NASA’s highly successful Saturn-exploring spacecraft, Cassini, will be making one more flyby of the moon Titan before the end of its mission. This Saturday, Cassini will make one last pass over the moon, coming within almost 600 miles of its surface. As it does so, it will be taking photos and readings with its various instruments the entire time.
Cassini to Take One More Look At Titan Before It Says Its Final Farewell
With this last flyby, there will be a flurry of tests and experiments for Cassini, even as its directors prepare for a final trajectory change. Scientists hope to take measurements of the depth of Titan’s methane lakes and seas.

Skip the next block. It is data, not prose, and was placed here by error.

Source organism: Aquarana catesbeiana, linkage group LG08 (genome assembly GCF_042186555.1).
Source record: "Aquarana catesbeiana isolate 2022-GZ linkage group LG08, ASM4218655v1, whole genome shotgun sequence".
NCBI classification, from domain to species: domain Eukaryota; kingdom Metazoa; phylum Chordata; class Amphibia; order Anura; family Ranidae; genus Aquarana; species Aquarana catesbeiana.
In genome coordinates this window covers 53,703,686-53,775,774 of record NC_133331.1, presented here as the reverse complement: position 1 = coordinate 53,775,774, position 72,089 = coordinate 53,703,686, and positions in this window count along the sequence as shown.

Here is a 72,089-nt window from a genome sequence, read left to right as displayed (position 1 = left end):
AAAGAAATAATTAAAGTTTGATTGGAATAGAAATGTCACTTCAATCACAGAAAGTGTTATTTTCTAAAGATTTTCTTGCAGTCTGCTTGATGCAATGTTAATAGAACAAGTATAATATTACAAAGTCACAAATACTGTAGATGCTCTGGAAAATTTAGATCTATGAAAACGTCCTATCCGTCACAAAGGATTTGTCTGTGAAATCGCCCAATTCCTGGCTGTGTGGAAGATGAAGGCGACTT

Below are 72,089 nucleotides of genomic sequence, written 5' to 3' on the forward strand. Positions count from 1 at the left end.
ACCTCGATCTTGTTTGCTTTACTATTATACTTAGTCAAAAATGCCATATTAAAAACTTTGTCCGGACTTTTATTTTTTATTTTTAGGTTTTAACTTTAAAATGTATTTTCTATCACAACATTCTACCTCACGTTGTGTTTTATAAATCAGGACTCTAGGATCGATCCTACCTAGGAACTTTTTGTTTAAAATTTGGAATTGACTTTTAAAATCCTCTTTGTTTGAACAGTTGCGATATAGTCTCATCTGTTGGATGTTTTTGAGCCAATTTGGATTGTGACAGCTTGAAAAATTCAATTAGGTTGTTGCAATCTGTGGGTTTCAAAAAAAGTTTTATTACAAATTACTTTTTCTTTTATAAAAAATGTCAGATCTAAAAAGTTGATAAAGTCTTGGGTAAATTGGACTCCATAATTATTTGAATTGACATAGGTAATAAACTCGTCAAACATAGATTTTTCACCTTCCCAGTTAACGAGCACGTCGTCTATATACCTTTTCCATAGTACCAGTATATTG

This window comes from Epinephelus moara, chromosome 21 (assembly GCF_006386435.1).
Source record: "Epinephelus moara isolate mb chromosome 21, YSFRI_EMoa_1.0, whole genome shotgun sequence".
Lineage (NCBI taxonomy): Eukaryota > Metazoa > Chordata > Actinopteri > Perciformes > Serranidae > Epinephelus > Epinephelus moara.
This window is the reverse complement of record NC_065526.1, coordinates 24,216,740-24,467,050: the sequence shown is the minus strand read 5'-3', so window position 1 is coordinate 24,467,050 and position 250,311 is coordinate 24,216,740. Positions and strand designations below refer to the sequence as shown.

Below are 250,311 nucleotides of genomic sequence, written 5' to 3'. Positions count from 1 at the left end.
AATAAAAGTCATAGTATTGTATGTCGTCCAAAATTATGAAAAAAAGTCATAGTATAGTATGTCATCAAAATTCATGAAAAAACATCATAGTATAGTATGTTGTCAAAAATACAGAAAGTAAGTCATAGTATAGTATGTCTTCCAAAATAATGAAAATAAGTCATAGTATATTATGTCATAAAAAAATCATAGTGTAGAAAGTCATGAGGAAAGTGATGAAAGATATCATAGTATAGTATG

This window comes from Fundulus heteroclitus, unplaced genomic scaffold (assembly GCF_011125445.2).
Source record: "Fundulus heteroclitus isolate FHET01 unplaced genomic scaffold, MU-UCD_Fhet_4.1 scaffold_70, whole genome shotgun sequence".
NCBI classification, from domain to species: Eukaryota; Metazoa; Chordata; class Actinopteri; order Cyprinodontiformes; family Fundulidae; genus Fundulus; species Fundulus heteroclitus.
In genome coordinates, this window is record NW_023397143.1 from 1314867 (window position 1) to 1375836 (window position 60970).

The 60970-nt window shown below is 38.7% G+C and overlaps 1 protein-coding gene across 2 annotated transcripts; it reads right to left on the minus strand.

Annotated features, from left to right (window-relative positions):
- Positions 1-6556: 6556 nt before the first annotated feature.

The experiments could also shed light on the moon’s so-called “magic islands”. These latter are now believed to be the result of static electricity building up on tiny particles of sand.
Cassini’s INMS or the Ion and Neutral Mass Spectrometer will also be closely examining the upper atmosphere of Titan. It will do so in an attempt to discover how it changes over time. The magnetometer on board the spacecraft will be used to measure Titan’s northern magnetic tail.